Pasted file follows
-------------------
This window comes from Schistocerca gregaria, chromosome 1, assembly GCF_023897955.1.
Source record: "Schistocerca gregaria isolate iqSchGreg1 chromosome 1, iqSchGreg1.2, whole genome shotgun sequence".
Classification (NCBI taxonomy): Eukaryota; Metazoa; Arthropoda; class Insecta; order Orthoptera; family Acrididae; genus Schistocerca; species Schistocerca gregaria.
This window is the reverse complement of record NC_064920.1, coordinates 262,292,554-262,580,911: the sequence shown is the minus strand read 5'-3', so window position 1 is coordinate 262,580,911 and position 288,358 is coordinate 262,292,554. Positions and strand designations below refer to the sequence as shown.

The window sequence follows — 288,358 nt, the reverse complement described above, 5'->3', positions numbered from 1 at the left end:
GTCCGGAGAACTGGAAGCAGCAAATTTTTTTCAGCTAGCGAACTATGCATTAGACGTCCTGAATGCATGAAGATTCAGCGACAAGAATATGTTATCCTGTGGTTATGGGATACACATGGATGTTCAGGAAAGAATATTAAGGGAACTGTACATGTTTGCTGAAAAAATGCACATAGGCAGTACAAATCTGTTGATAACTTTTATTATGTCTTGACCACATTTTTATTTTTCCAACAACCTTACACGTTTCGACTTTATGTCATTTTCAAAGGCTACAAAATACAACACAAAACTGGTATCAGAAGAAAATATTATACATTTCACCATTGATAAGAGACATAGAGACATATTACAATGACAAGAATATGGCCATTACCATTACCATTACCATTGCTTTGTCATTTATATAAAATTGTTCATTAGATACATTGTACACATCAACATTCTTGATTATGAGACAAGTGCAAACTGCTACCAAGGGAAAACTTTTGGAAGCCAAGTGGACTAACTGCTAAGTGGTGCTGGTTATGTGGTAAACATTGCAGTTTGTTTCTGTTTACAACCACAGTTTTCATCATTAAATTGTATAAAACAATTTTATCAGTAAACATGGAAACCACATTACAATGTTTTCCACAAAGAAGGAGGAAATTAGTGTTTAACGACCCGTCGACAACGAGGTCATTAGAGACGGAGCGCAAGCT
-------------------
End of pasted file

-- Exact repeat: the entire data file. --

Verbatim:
This window comes from Schistocerca gregaria, chromosome 1, assembly GCF_023897955.1.
Source record: "Schistocerca gregaria isolate iqSchGreg1 chromosome 1, iqSchGreg1.2, whole genome shotgun sequence".
Classification (NCBI taxonomy): Eukaryota; Metazoa; Arthropoda; class Insecta; order Orthoptera; family Acrididae; genus Schistocerca; species Schistocerca gregaria.
This window is the reverse complement of record NC_064920.1, coordinates 262,292,554-262,580,911: the sequence shown is the minus strand read 5'-3', so window position 1 is coordinate 262,580,911 and position 288,358 is coordinate 262,292,554. Positions and strand designations below refer to the sequence as shown.

The window sequence follows — 288,358 nt, the reverse complement described above, 5'->3', positions numbered from 1 at the left end:
GTCCGGAGAACTGGAAGCAGCAAATTTTTTTCAGCTAGCGAACTATGCATTAGACGTCCTGAATGCATGAAGATTCAGCGACAAGAATATGTTATCCTGTGGTTATGGGATACACATGGATGTTCAGGAAAGAATATTAAGGGAACTGTACATGTTTGCTGAAAAAATGCACATAGGCAGTACAAATCTGTTGATAACTTTTATTATGTCTTGACCACATTTTTATTTTTCCAACAACCTTACACGTTTCGACTTTATGTCATTTTCAAAGGCTACAAAATACAACACAAAACTGGTATCAGAAGAAAATATTATACATTTCACCATTGATAAGAGACATAGAGACATATTACAATGACAAGAATATGGCCATTACCATTACCATTACCATTGCTTTGTCATTTATATAAAATTGTTCATTAGATACATTGTACACATCAACATTCTTGATTATGAGACAAGTGCAAACTGCTACCAAGGGAAAACTTTTGGAAGCCAAGTGGACTAACTGCTAAGTGGTGCTGGTTATGTGGTAAACATTGCAGTTTGTTTCTGTTTACAACCACAGTTTTCATCATTAAATTGTATAAAACAATTTTATCAGTAAACATGGAAACCACATTACAATGTTTTCCACAAAGAAGGAGGAAATTAGTGTTTAACGACCCGTCGACAACGAGGTCATTAGAGACGGAGCGCAAGCT